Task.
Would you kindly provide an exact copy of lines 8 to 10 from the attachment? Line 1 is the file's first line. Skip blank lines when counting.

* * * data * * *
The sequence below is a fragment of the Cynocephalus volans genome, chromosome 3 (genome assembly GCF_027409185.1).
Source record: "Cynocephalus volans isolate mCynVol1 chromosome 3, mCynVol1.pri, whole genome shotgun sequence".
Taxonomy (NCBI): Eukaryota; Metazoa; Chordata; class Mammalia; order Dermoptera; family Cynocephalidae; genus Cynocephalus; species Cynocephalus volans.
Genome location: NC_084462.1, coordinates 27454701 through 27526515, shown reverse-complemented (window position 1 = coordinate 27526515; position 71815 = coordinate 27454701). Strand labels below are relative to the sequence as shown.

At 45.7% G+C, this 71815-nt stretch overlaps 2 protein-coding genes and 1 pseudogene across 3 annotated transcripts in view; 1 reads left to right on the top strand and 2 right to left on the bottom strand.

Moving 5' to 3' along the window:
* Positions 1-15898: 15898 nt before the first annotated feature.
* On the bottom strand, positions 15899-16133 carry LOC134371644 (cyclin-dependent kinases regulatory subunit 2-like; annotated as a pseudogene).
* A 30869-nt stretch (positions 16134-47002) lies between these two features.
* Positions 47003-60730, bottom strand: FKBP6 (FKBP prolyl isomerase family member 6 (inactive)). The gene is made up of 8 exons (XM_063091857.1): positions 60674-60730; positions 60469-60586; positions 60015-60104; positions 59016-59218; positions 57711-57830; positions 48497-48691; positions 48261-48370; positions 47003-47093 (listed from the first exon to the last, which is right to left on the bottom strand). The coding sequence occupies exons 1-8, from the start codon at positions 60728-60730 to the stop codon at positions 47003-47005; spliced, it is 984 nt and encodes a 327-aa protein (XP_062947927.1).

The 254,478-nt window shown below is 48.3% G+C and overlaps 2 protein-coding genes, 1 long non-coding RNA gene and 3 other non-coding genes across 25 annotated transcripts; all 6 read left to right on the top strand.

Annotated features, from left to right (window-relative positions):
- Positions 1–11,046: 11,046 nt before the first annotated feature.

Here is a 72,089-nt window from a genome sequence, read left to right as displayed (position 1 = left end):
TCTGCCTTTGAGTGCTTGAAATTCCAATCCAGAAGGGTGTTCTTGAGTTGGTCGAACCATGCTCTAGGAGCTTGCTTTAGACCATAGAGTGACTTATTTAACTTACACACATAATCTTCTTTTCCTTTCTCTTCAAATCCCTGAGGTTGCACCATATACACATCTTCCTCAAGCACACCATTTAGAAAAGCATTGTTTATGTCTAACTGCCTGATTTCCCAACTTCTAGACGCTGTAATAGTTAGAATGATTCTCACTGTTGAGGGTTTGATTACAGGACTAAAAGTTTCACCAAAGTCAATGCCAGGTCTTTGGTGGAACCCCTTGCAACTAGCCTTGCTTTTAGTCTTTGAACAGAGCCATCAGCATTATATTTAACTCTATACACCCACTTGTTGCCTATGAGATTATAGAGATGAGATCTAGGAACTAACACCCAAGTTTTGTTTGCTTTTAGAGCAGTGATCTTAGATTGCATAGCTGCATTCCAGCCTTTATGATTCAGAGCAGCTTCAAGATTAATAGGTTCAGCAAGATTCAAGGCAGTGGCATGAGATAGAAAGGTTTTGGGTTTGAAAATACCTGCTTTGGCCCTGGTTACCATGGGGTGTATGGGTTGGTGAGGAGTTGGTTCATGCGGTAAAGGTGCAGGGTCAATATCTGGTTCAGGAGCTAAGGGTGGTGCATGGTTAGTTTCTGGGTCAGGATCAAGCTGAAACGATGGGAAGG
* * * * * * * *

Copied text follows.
* On the bottom strand, positions 15899-16133 carry LOC134371644 (cyclin-dependent kinases regulatory subunit 2-like; annotated as a pseudogene).
* A 30869-nt stretch (positions 16134-47002) lies between these two features.
* Positions 47003-60730, bottom strand: FKBP6 (FKBP prolyl isomerase family member 6 (inactive)). The gene is made up of 8 exons (XM_063091857.1): positions 60674-60730; positions 60469-60586; positions 60015-60104; positions 59016-59218; positions 57711-57830; positions 48497-48691; positions 48261-48370; positions 47003-47093 (listed from the first exon to the last, which is right to left on the bottom strand). The coding sequence occupies exons 1-8, from the start codon at positions 60728-60730 to the stop codon at positions 47003-47005; spliced, it is 984 nt and encodes a 327-aa protein (XP_062947927.1).